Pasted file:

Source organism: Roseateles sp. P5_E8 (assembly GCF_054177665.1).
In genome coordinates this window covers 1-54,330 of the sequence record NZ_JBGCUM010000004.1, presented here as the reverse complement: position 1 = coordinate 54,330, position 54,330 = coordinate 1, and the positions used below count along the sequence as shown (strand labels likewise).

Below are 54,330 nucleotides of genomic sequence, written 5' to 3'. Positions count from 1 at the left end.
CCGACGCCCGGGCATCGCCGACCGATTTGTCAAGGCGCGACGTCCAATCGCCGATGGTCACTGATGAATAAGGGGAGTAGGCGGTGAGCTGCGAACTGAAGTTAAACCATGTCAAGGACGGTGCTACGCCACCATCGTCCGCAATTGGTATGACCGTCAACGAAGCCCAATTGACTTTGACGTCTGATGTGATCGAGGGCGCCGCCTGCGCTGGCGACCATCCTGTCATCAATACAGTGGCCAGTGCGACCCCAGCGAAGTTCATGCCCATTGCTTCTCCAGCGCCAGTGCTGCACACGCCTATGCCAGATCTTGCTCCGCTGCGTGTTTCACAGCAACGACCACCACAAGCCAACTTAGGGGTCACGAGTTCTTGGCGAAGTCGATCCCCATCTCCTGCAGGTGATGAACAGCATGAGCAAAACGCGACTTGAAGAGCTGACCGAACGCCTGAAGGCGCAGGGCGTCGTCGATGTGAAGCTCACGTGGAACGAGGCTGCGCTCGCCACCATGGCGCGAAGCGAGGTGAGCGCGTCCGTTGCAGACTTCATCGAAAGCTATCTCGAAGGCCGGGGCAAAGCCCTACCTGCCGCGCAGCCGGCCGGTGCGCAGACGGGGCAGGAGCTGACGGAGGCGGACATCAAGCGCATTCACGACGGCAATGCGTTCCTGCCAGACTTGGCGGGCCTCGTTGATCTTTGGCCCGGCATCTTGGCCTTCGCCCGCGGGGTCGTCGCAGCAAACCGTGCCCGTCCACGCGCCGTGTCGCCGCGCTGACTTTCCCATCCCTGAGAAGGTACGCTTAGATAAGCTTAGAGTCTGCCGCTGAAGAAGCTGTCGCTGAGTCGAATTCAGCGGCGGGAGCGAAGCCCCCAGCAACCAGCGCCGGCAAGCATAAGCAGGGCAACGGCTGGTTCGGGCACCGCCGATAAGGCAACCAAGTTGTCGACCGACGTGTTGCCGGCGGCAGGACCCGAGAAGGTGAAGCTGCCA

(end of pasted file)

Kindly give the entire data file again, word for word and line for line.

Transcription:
Source organism: Roseateles sp. P5_E8 (assembly GCF_054177665.1).
In genome coordinates this window covers 1-54,330 of the sequence record NZ_JBGCUM010000004.1, presented here as the reverse complement: position 1 = coordinate 54,330, position 54,330 = coordinate 1, and the positions used below count along the sequence as shown (strand labels likewise).

Below are 54,330 nucleotides of genomic sequence, written 5' to 3'. Positions count from 1 at the left end.
CCGACGCCCGGGCATCGCCGACCGATTTGTCAAGGCGCGACGTCCAATCGCCGATGGTCACTGATGAATAAGGGGAGTAGGCGGTGAGCTGCGAACTGAAGTTAAACCATGTCAAGGACGGTGCTACGCCACCATCGTCCGCAATTGGTATGACCGTCAACGAAGCCCAATTGACTTTGACGTCTGATGTGATCGAGGGCGCCGCCTGCGCTGGCGACCATCCTGTCATCAATACAGTGGCCAGTGCGACCCCAGCGAAGTTCATGCCCATTGCTTCTCCAGCGCCAGTGCTGCACACGCCTATGCCAGATCTTGCTCCGCTGCGTGTTTCACAGCAACGACCACCACAAGCCAACTTAGGGGTCACGAGTTCTTGGCGAAGTCGATCCCCATCTCCTGCAGGTGATGAACAGCATGAGCAAAACGCGACTTGAAGAGCTGACCGAACGCCTGAAGGCGCAGGGCGTCGTCGATGTGAAGCTCACGTGGAACGAGGCTGCGCTCGCCACCATGGCGCGAAGCGAGGTGAGCGCGTCCGTTGCAGACTTCATCGAAAGCTATCTCGAAGGCCGGGGCAAAGCCCTACCTGCCGCGCAGCCGGCCGGTGCGCAGACGGGGCAGGAGCTGACGGAGGCGGACATCAAGCGCATTCACGACGGCAATGCGTTCCTGCCAGACTTGGCGGGCCTCGTTGATCTTTGGCCCGGCATCTTGGCCTTCGCCCGCGGGGTCGTCGCAGCAAACCGTGCCCGTCCACGCGCCGTGTCGCCGCGCTGACTTTCCCATCCCTGAGAAGGTACGCTTAGATAAGCTTAGAGTCTGCCGCTGAAGAAGCTGTCGCTGAGTCGAATTCAGCGGCGGGAGCGAAGCCCCCAGCAACCAGCGCCGGCAAGCATAAGCAGGGCAACGGCTGGTTCGGGCACCGCCGATAAGGCAACCAAGTTGTCGACCGACGTGTTGCCGGCGGCAGGACCCGAGAAGGTGAAGCTGCCA